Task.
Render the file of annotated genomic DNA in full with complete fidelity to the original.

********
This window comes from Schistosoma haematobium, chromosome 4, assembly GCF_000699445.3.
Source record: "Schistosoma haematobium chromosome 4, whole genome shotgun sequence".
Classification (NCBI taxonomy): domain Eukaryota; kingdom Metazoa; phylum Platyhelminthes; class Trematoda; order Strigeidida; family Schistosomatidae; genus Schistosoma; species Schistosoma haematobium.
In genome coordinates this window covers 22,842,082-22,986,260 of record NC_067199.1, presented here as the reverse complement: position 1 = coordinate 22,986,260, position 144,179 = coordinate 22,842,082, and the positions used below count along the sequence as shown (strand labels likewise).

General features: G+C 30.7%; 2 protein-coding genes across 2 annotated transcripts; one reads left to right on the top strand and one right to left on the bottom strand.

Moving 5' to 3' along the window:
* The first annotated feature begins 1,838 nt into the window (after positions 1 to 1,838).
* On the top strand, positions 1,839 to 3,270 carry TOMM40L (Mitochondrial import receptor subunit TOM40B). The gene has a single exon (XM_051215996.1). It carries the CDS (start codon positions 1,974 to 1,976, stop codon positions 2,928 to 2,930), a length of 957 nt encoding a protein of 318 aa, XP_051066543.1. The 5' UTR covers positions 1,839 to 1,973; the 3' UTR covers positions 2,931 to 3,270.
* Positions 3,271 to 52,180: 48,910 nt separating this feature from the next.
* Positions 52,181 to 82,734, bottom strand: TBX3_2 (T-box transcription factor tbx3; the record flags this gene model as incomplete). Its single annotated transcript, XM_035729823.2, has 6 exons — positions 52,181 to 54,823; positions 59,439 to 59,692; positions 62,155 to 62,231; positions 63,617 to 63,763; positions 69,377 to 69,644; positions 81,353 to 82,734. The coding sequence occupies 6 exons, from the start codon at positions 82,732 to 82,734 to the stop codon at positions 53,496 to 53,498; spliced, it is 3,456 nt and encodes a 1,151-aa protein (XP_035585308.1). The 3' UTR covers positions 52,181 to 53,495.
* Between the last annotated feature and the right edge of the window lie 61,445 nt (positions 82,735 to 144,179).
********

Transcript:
This window comes from Schistosoma haematobium, chromosome 4, assembly GCF_000699445.3.
Source record: "Schistosoma haematobium chromosome 4, whole genome shotgun sequence".
Classification (NCBI taxonomy): domain Eukaryota; kingdom Metazoa; phylum Platyhelminthes; class Trematoda; order Strigeidida; family Schistosomatidae; genus Schistosoma; species Schistosoma haematobium.
In genome coordinates this window covers 22,842,082-22,986,260 of record NC_067199.1, presented here as the reverse complement: position 1 = coordinate 22,986,260, position 144,179 = coordinate 22,842,082, and the positions used below count along the sequence as shown (strand labels likewise).

General features: G+C 30.7%; 2 protein-coding genes across 2 annotated transcripts; one reads left to right on the top strand and one right to left on the bottom strand.

Moving 5' to 3' along the window:
* The first annotated feature begins 1,838 nt into the window (after positions 1 to 1,838).
* On the top strand, positions 1,839 to 3,270 carry TOMM40L (Mitochondrial import receptor subunit TOM40B). The gene has a single exon (XM_051215996.1). It carries the CDS (start codon positions 1,974 to 1,976, stop codon positions 2,928 to 2,930), a length of 957 nt encoding a protein of 318 aa, XP_051066543.1. The 5' UTR covers positions 1,839 to 1,973; the 3' UTR covers positions 2,931 to 3,270.
* Positions 3,271 to 52,180: 48,910 nt separating this feature from the next.
* Positions 52,181 to 82,734, bottom strand: TBX3_2 (T-box transcription factor tbx3; the record flags this gene model as incomplete). Its single annotated transcript, XM_035729823.2, has 6 exons — positions 52,181 to 54,823; positions 59,439 to 59,692; positions 62,155 to 62,231; positions 63,617 to 63,763; positions 69,377 to 69,644; positions 81,353 to 82,734. The coding sequence occupies 6 exons, from the start codon at positions 82,732 to 82,734 to the stop codon at positions 53,496 to 53,498; spliced, it is 3,456 nt and encodes a 1,151-aa protein (XP_035585308.1). The 3' UTR covers positions 52,181 to 53,495.
* Between the last annotated feature and the right edge of the window lie 61,445 nt (positions 82,735 to 144,179).